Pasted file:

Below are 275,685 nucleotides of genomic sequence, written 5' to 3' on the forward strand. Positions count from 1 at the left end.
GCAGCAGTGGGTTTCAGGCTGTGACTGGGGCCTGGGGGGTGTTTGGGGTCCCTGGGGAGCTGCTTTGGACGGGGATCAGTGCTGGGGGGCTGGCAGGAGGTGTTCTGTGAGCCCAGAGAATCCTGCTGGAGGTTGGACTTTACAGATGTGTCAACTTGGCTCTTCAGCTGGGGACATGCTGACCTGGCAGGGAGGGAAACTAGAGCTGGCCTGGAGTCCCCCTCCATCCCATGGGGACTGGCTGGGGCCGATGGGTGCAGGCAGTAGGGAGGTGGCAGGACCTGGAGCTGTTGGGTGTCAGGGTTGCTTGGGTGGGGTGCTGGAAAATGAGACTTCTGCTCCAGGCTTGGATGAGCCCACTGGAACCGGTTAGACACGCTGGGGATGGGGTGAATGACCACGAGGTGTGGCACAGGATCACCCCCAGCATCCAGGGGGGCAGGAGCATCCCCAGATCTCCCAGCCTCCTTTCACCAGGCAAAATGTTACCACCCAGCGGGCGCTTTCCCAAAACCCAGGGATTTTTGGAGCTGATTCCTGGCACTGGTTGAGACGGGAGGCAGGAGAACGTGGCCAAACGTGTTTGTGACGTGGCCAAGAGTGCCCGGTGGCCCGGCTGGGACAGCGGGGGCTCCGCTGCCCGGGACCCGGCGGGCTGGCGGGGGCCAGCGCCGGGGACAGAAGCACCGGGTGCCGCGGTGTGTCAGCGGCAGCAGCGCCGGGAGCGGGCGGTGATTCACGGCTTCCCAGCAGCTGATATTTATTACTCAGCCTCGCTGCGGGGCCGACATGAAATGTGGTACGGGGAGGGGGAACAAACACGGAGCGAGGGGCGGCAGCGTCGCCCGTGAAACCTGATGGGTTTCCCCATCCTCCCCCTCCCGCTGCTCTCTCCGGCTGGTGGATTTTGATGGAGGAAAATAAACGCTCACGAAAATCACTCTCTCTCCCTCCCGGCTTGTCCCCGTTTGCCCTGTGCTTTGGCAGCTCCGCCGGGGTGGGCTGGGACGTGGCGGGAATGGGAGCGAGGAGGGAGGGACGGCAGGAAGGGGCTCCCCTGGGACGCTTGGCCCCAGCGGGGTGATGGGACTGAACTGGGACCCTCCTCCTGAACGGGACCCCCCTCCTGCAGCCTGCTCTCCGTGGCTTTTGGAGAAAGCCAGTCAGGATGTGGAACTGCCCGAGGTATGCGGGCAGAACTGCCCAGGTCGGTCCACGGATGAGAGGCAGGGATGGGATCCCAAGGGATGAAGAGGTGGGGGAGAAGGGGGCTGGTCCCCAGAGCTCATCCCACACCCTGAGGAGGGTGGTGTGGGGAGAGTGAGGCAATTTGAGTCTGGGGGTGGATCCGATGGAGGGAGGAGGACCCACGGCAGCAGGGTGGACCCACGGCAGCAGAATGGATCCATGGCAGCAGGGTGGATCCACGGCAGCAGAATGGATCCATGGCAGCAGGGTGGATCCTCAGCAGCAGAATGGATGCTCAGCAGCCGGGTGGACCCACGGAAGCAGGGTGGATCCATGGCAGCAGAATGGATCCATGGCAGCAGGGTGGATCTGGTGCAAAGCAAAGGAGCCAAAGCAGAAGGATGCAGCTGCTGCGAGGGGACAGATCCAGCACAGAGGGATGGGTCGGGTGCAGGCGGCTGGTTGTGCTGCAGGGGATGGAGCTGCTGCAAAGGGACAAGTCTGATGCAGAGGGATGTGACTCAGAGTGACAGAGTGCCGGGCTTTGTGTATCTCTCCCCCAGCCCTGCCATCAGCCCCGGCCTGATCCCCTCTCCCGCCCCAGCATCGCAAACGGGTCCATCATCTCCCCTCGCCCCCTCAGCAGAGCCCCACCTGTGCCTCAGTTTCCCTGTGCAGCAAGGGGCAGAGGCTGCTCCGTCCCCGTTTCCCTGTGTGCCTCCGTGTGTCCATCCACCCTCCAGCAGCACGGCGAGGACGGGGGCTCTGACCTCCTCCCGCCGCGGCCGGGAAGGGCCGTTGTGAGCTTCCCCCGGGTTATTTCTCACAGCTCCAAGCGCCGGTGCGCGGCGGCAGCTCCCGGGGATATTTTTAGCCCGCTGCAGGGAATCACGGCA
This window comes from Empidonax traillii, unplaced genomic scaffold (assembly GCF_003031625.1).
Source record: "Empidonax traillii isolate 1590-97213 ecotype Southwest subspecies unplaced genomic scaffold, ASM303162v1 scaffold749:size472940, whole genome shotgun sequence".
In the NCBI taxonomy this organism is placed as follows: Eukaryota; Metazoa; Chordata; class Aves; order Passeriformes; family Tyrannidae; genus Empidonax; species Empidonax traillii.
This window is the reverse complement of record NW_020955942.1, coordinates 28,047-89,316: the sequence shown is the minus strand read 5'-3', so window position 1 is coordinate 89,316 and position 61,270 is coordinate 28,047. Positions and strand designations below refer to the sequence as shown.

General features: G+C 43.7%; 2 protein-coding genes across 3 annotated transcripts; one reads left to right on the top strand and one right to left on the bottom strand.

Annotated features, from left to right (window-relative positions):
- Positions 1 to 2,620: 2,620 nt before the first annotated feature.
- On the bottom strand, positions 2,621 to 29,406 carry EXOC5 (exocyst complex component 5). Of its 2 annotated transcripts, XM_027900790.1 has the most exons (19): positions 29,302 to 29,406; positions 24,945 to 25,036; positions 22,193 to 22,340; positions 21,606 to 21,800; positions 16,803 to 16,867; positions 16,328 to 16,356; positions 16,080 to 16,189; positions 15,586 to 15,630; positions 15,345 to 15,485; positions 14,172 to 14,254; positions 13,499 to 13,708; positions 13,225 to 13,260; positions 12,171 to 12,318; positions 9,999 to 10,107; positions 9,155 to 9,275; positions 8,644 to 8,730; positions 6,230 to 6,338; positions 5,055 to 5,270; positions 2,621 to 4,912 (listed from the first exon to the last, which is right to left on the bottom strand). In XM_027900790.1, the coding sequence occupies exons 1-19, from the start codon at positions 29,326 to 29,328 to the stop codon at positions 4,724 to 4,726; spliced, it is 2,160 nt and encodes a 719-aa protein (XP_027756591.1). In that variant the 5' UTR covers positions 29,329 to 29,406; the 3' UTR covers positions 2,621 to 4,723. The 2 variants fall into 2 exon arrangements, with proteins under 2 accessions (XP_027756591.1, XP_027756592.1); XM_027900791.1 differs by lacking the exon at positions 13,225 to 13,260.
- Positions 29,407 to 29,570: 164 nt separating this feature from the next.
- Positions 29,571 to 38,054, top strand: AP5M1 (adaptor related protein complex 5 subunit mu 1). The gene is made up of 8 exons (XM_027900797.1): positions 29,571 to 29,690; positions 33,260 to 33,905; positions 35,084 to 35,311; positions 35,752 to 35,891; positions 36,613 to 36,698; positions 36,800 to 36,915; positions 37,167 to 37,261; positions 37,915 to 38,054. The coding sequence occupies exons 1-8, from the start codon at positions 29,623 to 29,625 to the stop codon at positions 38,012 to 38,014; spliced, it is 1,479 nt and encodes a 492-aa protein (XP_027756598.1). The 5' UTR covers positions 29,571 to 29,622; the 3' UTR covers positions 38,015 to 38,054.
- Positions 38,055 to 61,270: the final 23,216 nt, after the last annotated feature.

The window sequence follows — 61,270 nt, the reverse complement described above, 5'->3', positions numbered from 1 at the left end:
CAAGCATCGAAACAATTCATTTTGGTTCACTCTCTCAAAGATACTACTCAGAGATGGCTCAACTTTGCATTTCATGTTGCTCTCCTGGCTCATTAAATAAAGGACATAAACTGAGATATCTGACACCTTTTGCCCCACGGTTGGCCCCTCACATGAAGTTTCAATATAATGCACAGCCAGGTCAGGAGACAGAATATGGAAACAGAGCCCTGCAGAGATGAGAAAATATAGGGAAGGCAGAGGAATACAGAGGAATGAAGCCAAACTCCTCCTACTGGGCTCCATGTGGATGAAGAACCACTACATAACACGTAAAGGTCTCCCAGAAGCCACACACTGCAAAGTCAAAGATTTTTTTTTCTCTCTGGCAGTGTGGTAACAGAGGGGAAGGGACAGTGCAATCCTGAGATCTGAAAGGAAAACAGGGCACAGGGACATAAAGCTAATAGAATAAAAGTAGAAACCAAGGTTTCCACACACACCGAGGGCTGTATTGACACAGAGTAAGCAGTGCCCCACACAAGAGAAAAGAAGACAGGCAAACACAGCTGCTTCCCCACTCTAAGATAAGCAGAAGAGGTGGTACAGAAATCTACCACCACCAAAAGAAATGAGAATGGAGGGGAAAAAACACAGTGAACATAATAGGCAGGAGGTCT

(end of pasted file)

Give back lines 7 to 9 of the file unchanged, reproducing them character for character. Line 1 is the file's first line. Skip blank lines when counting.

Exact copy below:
General features: G+C 43.7%; 2 protein-coding genes across 3 annotated transcripts; one reads left to right on the top strand and one right to left on the bottom strand.

Annotated features, from left to right (window-relative positions):
- Positions 1 to 2,620: 2,620 nt before the first annotated feature.